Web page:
A mirror to see ourselves: Three views of the Filipino
The Manila Times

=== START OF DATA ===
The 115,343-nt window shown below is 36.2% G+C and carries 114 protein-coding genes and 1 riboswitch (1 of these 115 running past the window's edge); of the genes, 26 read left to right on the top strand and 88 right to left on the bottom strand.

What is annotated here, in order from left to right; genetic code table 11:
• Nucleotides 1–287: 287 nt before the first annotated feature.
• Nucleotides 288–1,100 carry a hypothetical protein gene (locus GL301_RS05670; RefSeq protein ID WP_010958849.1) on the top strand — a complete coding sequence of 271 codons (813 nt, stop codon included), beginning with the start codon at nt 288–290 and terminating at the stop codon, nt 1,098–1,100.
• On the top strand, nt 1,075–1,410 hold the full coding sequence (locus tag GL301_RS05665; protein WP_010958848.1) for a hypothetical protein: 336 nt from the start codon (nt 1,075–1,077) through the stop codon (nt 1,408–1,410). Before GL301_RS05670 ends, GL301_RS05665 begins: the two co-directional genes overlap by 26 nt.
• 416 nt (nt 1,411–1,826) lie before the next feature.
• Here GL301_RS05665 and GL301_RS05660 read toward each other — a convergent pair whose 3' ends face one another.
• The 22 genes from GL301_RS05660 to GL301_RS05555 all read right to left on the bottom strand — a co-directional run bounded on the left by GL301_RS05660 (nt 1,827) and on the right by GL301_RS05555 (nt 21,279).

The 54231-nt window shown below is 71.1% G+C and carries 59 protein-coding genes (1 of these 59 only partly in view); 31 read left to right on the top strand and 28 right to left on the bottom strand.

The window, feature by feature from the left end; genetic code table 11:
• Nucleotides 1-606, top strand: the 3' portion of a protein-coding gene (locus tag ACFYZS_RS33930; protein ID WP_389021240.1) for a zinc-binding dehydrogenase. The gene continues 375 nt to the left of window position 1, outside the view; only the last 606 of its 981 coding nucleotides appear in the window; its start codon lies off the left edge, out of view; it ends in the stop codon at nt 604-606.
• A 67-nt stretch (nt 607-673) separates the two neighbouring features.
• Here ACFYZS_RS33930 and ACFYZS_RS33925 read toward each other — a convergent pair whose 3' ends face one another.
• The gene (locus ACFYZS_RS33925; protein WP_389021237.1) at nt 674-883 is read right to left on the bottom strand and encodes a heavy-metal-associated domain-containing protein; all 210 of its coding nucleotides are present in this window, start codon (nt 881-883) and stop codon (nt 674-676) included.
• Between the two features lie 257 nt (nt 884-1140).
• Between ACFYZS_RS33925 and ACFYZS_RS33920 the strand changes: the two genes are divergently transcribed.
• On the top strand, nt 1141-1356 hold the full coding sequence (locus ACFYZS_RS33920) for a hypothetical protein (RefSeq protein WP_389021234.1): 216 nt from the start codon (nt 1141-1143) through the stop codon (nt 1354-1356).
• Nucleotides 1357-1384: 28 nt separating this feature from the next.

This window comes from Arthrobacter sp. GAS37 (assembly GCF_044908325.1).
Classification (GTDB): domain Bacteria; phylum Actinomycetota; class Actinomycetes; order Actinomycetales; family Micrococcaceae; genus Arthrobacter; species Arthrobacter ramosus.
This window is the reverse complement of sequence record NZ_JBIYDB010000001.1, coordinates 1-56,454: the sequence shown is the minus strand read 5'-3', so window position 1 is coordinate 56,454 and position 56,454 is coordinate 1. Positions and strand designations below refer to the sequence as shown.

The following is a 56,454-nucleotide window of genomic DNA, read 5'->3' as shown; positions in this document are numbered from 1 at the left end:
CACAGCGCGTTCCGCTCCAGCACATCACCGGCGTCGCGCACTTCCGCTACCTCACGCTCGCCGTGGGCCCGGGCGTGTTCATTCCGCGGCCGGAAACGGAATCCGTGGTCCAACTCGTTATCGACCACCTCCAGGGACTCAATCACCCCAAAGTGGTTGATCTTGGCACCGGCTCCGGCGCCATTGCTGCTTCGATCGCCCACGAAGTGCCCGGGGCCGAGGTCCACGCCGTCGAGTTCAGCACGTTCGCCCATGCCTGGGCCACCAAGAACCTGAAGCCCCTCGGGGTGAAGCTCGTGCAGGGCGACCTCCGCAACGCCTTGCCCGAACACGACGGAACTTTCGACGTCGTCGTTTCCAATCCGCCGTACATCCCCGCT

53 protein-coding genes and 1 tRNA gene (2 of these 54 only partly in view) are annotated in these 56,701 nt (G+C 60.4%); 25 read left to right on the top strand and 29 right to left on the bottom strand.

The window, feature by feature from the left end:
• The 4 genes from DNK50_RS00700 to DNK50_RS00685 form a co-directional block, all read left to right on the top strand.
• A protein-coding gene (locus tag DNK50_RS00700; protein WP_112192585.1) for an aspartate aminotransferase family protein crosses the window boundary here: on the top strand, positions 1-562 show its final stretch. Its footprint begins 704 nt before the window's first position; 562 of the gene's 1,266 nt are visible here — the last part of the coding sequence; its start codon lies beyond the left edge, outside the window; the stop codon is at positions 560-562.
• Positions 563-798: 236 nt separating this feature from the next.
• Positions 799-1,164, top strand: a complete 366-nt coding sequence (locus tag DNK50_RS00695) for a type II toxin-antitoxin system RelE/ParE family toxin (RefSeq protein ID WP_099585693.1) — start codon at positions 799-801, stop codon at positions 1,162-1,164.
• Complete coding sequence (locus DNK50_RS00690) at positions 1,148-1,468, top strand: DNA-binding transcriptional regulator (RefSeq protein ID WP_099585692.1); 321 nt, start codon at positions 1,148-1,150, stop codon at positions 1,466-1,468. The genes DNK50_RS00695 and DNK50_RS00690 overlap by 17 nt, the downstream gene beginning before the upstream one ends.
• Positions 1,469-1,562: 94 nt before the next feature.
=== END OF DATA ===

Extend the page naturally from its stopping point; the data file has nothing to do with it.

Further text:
BUT for one of the newly accredited blogger journalists who excitedly called BBM’s inaugural address “superb and amazing,” no one has seriously taken time to analyze and critique the salvo of President Ferdinand “Bongbong” Marcos Jr. into the dicey world of presidential speechmaking. Most of us have been daunted by the unusual length of the address (2,720 words and more than an hour to deliver), and have been reticent to talk about its themes and style. This is a pity because our 17th President essayed here a fresh and generational take on how Filipinos look at themselves, and how they appear to others. Faith in the Filipino In the concluding section of the address, the president launched as his peroration an affirmation of faith in the Filipino and all his countrymen. In a ringing tone, he declared: “You will not be disappointed. So do not be afraid. With every difficult decision that I must make, I will keep foremost in my heart and in my mind the debt of gratitude I owe you for the honor and responsibility that you have conferred on me. Whatever is in a person to make changes for the better of others, I lay before you now in my commitment, I will try to spare you. You have other responsibilities to carry but I will not spare myself from shedding the last bead of sweat or giving the last ounce of courage and sacrifice. “And if you ask me why I am so confident of the future, I will answer you simply that I have 110 million reasons to start with. Such is my faith in the Filipino. “Believe, have hope. The sun also rises like it did today and as it will tomorrow. And as surely as that, we will achieve the country all Filipinos deserve.” Whenever I hear or read an effusive and optimistic appraisal of our people’s capacity and prospects for the future, I always read them against the light thrown by essays and books that in my lifetime have guided and instructed me on the subject of Filipino nationalism and its central ideas, in order to decipher anything new or difference of insight. In that spirit I read President Marcos’ inaugural address against the light of two significant pieces of literature and scholarship in Philippine letters. An article by the late diplomat, author and scholar Leon Maria Guerrero, which was published by the Manila Chronicle in 953. It bore the title “What Filipinos Are Like” and has been anthologized in various collections of Filipino essays. A lecture by historian and Jesuit professor Fr. Horacio de la Costa, S.J, which has been anthologized in various books under the title “The Filipino National Tradition.” As exercises in self-appraisal and examination of the national character, these pieces can fittingly be read with Jose Rizal’s classic essay, “The Indolence of the Filipino.” What Filipinos are like I found Guerrero’s essay in his book, We Filipinos (Daily Star Publishing Co., Manila, 1984), a collection of various articles and speeches written and delivered during his long and distinguished career. The essay is an arresting piece of self-appraisal of our people and our national characteristics, and how foreigners see us. He singles out for examination and criticism of our people’s lack of self-reliance and imitativeness. He wrote: “For more than four centuries of colonial rule, we were not allowed to rely on ourselves. Colonialism also suggests the reason for a certain unwillingness to accept responsibility. “We were also the Asian people that remained the longest under Western rule. “Magellan raised Homonhon on the horizon in 1521, by 1572, Legazpi had destroyed the Muslim power in Manila. “By way of contrast, Japan was not occupied until 1945, and then only briefly; China never lost its independence, and neither did Thailand; India was not annexed until the middle of the 19th century.” On Filipino imitativeness, Guerrero wrote: “Our adaptability or imitativeness is, like our family system, largely selfprotective. Colonial peoples quickly learned to adapt themselves to foreign ways. The penalty was, at the very least, a kick in the butt. So in colonial Philippines, the man who could speak Spanish or English, had a reasonably better chance to get a job or a promotion. That the Filipinos showed a precocious ability to imitate, and to imitate to perfection, is perhaps indicated by our national male costume, which is a shirt worn with its tails out. “Our mimetism has at least one more source other than self- preservation. Those Asians who complain that Filipinos are excessively Westernized to the point of losing their Asian identity forget that there was nothing else for us to be. For religious reasons, the early Spanish missionaries did a thorough job of destroying all repositories of native culture that they could lay their hands on. “Shorn of their native traditions, isolated from the rest of Asia and the world by a strict policy of exclusion, we Filipinos had no alternative to Western civilization. The American occupation confirmed it with material advantages and political institutions that seemed unrivaled by anything Asia had to offer. As it had been since time out of mind, Westernization appeared to be the key to personal and national progress, and imitation the easiest method of Westernization.” Guerrero concluded his penetrating essay with these unsparing words: “Since we have grown accustomed to borrowing our ideas, we have lost much of our capacity for independence and originality of thought. We have also developed an extraordinary credulity of mistaking form for substance, words for deeds, programs on paper for achievements. A slogan is coined, a speech is made, a law passed or an order given, and we imagine that the deed is done. We are told by higher authority that a diplomatic victory has been won, and in utter disregard of the facts, we believe it, just as readily as we would have believed the opposite. What saves us is our ability to laugh at ourselves. A lively sense of the ridiculous has helped to keep alive our sense of proportion.” The Filipino national tradition The other mirror which I use to measure effusions of faith in the Filipino is a Lenten lecture delivered by Fr. de la Costa at the Ateneo de Manila University on March 19, 1971, which he entitled “The Filipino National Tradition.” His lecture is bold in its observations and conclusions, and he admirably wraps everything together under a singular national tradition. According to de la Costa, the Filipino national tradition can be summed up in five principles: pagsasarili, pakikisama, pagkakaisa, pagkabayani and pakikipagkapwatao. Elaborating, de la Costa said: “Pagsasarili is the principle of selfreliance. It is the burning ambition of every Filipino to be a person in his own right, to make up his own mind, to do his thing. He may not say so in so many words. He may not even be completely conscious of this drive within him but it is there. Pagsasarili is to own oneself. “If we Filipinos put so high a valuation on pagsasarili, it is perhaps because we have been denied it for so long. One of the great evils of colonialism is to put a premium on dependence, to make survival itself depend on being dependent, on not being oneself, not being one’s own man, being a non-person, having someone else make up one’s own mind, doing someone else’s thing, not one’s own. “And so more fortunate foreigners to whom an inscrutable Providence has granted the opportunity to be always self-reliant must try to live with this hang-up that we have about pagasasarili (self-reliance). y and stand beside the other nations of the world, not on crutches but on our own feet, thinking and speaking and acting as freemen and as citizens of a true republic in name and in fact… (only then) can we rightly claim to have achieved and deserved our independence.” He concluded the lecture with these words: “The thrust of our historic experience as a people has been toward pagsasarili, toward that state of society wherein every man can possess himself, and can have access to that share of our national resources whereby he can in truth possess, and be, himself. “It was to this end that every Filipino may at last, in Recto’s words rise from the knees he has bent in beggary that our heroes made the sacrifices that they did.” Filipino self-reliance at its best As a cautionary note to our younger politicians, we Filipinos must be wary of falling into the trap of American exceptionalism, which is the idea that the United States is inherently unique among nations in being destined and entitled to play a distinct and positive role on the world stage. Exceptionalism has been rightly criticized as a species of narcissism. This is not for us. Guerrero and de la Costa belong to that breed of Filipino intellectuals who would urge us to temper our enthusiasm and sense of self-importance. They graduated at a time when the country had just recovered its independence, when our people were testing themselves in the art and challenge of self-government. It was also a time when Filipinos were acutely self-conscious about their national independence. There was then plenty of questioning and self-doubt. The two, one a diplomat of the republic and the other a historian and member of the Society of Jesus, went on to distinguish themselves in their chosen fields and became illustrious figures in Philippine arts and letters. You might say that they personified Filipino self-reliance at its best. On their breast, we can rightly profess, with President Marcos, our faith in the Filipino.